Friday, July 24, 2015

On Using Up Eggplants and Living The Dream...

Happy Friday, Sunshines!

Today's eggplant harvest.


They were labeled Japanese eggplants when I bought the seedlings, but my friend Kay pointed out that they look more like Chinese ones, and I think she's probably right. I'm thinking I'll get another one or two harvests from them before they quit on me for the season, but that's just a feeling I get. I don't really know much about eggplant behavior - this is my first time growing them.

We've enjoyed them in Korean style banchan...


in a Greek-inspired stew preparation (no pic), and in a ratatouille type thing over pasta so far.


The last ones left from the last harvest will probably get thrown into some kind of generally hotspicy Chinese inspired dish with the last of this week's pork shoulder for tonight's dinner (or maybe a Thai-inspired coconut curry), and I'm pretty sure there's some baba ganoush and/or melitzanosalata in our future, too.

Things have been busier around here than they have in a while as I've begun to ease myself back into teaching a few cooking classes and as Dean, our pal Jean-Louis, and I have begun to actualize a long-held dream of creating small scale, fun, casual, and globally inspired delicious eat-drink events locally. Events where we hope to share our love of good food, drink, and camaraderie in a truly convivial atmosphere with others who value the same.

Somewhere in there, Dean and I are still trying to eke out music whenever we can because the dream... THE DREAM... is to one day play a good set and serve some great food and drink on the same night to an appreciative audience. And then maybe find a way to make that repeatable and sustainable. Just maybe...

That has always been our shared dream. 

And so we're chipping away at it when we can, how we can. 

And sometimes we lose focus, and drive eludes us.

We try to make sure it's for good reasons, like enjoying a little impromptu sunset picnic on the bay with friends...


Or just embracing the sweet moments life has to offer...


But sometimes it's just because we're being lazy and static and allowing ourselves to be stifled by our own inertia.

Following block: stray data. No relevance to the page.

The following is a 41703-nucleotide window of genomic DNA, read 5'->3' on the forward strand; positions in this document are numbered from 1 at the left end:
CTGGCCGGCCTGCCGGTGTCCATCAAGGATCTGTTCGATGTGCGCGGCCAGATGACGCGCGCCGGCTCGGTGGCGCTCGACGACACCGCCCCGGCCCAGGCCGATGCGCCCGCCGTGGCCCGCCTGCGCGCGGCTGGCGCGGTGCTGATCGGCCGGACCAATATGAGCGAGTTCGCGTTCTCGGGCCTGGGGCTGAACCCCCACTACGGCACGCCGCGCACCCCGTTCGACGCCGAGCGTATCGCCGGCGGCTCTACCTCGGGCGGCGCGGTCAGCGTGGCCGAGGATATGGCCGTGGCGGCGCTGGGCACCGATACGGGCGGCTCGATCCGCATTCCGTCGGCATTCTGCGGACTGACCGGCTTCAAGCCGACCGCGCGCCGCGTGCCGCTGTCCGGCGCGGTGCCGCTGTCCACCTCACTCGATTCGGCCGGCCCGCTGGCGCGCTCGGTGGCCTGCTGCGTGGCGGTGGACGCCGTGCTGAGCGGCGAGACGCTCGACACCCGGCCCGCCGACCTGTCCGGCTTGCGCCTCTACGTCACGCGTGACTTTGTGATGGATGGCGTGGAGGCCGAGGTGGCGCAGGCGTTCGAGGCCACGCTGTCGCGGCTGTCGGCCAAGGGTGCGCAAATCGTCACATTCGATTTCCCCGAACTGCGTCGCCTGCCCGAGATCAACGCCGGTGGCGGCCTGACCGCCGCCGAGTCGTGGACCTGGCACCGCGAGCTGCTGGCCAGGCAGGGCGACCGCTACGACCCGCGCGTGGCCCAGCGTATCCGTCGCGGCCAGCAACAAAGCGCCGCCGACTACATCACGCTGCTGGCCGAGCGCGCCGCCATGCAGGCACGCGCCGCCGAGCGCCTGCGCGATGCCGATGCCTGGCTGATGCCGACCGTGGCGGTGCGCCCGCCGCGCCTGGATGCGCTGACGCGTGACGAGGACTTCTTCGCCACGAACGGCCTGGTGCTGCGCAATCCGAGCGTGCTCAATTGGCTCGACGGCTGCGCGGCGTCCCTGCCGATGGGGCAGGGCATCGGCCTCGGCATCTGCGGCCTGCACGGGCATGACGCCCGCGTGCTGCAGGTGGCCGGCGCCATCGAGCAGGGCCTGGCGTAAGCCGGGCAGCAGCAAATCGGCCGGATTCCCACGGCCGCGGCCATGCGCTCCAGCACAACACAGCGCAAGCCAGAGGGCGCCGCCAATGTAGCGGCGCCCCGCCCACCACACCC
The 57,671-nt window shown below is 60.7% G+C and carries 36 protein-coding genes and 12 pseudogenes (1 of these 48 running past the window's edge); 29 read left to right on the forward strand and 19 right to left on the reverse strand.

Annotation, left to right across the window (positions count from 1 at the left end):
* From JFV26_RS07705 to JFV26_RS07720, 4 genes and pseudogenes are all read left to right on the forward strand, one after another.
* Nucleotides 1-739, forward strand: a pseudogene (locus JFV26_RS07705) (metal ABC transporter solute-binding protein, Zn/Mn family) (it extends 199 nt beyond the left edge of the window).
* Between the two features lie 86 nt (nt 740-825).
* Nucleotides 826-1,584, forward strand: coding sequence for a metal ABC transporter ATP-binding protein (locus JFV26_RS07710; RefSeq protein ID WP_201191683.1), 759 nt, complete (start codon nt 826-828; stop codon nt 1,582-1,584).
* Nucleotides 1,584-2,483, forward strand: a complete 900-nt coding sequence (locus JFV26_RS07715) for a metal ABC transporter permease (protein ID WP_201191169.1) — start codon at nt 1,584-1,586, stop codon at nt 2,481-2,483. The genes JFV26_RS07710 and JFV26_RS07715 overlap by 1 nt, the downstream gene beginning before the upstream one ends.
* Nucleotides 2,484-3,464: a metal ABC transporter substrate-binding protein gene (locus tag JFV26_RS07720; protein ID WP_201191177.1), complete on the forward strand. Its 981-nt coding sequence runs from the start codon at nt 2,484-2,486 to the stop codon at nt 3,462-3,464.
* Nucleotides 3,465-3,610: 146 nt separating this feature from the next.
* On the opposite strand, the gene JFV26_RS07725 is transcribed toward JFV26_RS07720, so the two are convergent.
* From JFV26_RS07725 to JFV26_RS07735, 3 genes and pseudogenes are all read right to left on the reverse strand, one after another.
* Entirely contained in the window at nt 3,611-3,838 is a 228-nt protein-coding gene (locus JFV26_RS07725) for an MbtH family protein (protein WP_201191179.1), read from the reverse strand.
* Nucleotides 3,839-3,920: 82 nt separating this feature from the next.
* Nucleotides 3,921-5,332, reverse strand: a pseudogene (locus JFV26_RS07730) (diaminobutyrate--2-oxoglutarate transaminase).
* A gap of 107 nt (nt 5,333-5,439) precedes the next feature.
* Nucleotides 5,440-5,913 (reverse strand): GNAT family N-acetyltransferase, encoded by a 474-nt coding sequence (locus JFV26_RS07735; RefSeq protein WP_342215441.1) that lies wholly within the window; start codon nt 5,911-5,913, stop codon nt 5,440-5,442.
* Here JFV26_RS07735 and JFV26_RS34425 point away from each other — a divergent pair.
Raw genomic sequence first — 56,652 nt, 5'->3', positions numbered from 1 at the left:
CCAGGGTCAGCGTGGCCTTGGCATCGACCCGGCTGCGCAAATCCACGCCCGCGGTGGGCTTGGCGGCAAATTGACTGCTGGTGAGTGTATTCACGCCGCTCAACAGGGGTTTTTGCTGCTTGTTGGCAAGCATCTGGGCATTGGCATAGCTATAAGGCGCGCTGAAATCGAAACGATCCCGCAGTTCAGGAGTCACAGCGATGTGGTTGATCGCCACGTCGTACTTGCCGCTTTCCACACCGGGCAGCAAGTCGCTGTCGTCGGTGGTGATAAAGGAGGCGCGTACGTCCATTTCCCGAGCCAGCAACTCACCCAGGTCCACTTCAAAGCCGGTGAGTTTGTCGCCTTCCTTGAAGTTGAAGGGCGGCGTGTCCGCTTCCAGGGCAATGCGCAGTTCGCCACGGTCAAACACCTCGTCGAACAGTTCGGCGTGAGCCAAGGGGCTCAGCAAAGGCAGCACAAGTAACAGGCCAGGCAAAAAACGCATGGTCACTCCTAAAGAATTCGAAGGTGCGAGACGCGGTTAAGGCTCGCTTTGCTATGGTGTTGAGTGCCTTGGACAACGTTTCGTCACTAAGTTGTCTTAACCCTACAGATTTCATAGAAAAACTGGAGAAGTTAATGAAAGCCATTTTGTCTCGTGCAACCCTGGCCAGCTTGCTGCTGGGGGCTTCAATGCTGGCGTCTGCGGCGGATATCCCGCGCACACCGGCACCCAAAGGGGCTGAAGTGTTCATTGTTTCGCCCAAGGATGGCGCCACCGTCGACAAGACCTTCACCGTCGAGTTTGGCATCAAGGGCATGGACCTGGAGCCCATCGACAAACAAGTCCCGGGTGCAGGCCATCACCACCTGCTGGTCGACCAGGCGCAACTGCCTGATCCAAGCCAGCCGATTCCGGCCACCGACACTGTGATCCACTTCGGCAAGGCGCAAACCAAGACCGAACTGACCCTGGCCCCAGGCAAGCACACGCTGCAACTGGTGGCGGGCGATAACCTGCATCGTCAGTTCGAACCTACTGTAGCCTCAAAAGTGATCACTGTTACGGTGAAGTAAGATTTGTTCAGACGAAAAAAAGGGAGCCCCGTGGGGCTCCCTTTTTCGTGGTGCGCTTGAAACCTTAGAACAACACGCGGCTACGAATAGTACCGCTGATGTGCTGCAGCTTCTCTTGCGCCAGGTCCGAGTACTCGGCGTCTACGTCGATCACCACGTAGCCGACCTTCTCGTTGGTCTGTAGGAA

Sometimes it's 2 steps forward and 2 steps back.

But sometimes it's 2 steps forward and 1.75 steps back.

Or sometimes we really get our asses in gear and it's 2 steps forward and only 1 step back.

But it's always an exercise in learning and growing together, supporting one another in our individual endeavors, working together through and toward our shared goals, and trying to keep our relationships with our loved ones well cared for in the process.

Lots of trial and error, lots of prioritizing and reprioritizing, lots of failures, and lots of lessons...

But mostly it's just lots of loving and living and gradually trying all the things we ever thought we wanted to give a shot, so I guess I can say we really are blessed to be living our own little dream, imperfectly though we may be doing it. :)

Doesn't always look like success, but it feels right, and I'm happy and grateful to be getting to experience it all. <3

And now off to the kitchen to decide about some eggplants.

I hope you have a delicious Friday night dinner and a most loverly weekend,

shinae

P.S. What I ended up making with the yet more eggplant. Details HERE. :)


Thursday, July 16, 2015

Edamammus (Edamame Hummus)

Happy Thursday, Sunshines!

On the heels of Peacamolegate, I present to you... EDAMAMMUS.


Borne of way too much leftover edamame in my life.

Which probably wouldn't have happened had I bought edamame in the pods - because people seem to find edamame in pods quite irresistible - but I bought the pre-shelled ones for my Women's Cookshop Bigass Salad Bar Meetup, and I figured they'd be convenient as salad toppings.

Just a few ingredients whizzed up in the food processor or blender until fairly smooth, and you have a healthful and delicious hummus type dip to enjoy with your dipping medium of choice.

Edamammus
Makes about 2.5 cups dip

- 2 cups pre-shelled edamame, cooked per package instructions
- 1/4 cup light olive oil or vegetable oil
- 1/4 cup fresh lemon juice (about 2 medium lemons)
- 1/4 cup water
- 2 Tablespoons toasted sesame oil + extra for drizzling
- 2 to 3 medium cloves garlic, rough chopped
- 1 to 1.25 teaspoons kosher salt
- toasted sesame seeds for garnish

Just add all ingredients except sesame seeds (starting at the lower end of the measurements) to your food processor or blender and whiz until smooth, remembering to scrape the sides down two or three times to reincorporate the chunks that get flung outward back into the mix to get blended.